Eleven individuals, chosen for their commitment to public education in Utah, have been selected as the 2013 recipients of the Huntsman Awards for Excellence in Education.
The award winners were selected from the state's teachers, principals and school volunteers. Continuing a tradition established last year for the awards' 20th anniversary, an 11th individual has been awarded the Mark H. Huntsman Award for excellence in the field of special education.
The 11 award winners each will receive $10,000 and will be honored at a banquet ceremony May 10.
David Stephenson is known for connecting with students on a personal level. He stands outside the school each morning to greet students, talk with parents and help everyone begin their day with a smile. Stephenson also gives a book to each student with a personalized note on their birthday.
As the inaugural principal of Traverse Mountain Elementary, Stephenson has worked with the community to create a comprehensive and collaborative educational environment. He enacted health programs for students, set up a sister school partnership with Candlelight Elementary in Africa and worked to create safe routes to school with the partnership of students, parents, teachers and city officials.
Stephenson believes in students and looks for new opportunities to help them succeed, all while working to create strong community bonds.
Suzanne Moss is the kind of teacher who excels at reaching ambitious goals with inadequate resources. An educator with 16 years of experience, Moss volunteered last year to be the first-grade English teacher in Foothill's inaugural Chinese dual-immersion program and took to the task with confidence.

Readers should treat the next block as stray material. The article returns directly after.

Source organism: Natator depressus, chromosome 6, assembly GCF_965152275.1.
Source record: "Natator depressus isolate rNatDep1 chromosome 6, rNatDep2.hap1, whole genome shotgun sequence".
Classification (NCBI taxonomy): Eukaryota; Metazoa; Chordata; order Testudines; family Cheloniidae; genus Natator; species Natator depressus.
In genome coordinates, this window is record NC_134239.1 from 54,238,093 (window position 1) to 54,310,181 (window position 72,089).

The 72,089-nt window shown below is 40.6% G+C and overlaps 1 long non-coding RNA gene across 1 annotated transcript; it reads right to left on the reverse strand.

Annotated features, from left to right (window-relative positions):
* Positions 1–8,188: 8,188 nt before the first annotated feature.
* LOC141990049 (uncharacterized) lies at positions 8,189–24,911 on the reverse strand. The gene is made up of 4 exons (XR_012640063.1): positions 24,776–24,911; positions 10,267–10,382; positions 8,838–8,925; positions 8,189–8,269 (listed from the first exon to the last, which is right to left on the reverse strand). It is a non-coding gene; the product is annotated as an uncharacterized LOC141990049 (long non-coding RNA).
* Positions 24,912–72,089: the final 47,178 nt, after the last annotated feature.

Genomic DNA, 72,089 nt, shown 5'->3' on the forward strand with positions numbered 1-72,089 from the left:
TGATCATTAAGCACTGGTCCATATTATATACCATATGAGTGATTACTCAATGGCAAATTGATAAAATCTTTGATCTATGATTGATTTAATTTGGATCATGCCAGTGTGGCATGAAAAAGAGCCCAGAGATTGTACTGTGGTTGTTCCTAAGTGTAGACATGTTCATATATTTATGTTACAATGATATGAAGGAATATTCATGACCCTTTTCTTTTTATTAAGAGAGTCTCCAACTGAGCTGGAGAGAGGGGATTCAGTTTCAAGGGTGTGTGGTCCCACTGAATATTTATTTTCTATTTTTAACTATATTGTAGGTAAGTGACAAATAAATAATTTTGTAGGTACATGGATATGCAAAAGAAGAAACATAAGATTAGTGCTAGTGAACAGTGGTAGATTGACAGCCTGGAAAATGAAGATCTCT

After 20 of her students started the year below grade level in reading, Moss began offering after-school tutoring for students on her own time. Ten of those students are now back on track, with Moss continuing to work with the others twice a week.
Moss is known for her captivating and fun approaches to learning. She regularly arrives early and stays late to make herself available to parents and students, and she prepares a weekly newsletter to communicate information and encourage volunteerism.
After 35 years as an educator and 17 years at Cottonwood Elementary, beloved teacher Marcelle Ross plans to retire this year. Throughout her decades-long career teaching children, Ross has gained a reputation for her enthusiasm for learning that inspires students to reach their full potential.
As a fifth-grade teacher at Cottonwood Elementary, Ross encourages students to engage with their assignments. When filling out their reading charts, students are asked for more than just the total number of minutes spent reading. They are asked to list the number of pages, the title of the book or article they read and a short summary of what they learned. These added details are not presented as tedious busywork, but are designed to motivate students to research beneath the surface into the work they're performing.
Ross' impact at a school can not be quantified, but her successes can be easily seen in the students who gain a love of learning on their way to being the leaders of the future.
A master teacher who now works as principal of Payson Junior High, Carl Swenson is a no-nonsense administrator who challenges both students and educators to step outside their comfort zones and excel.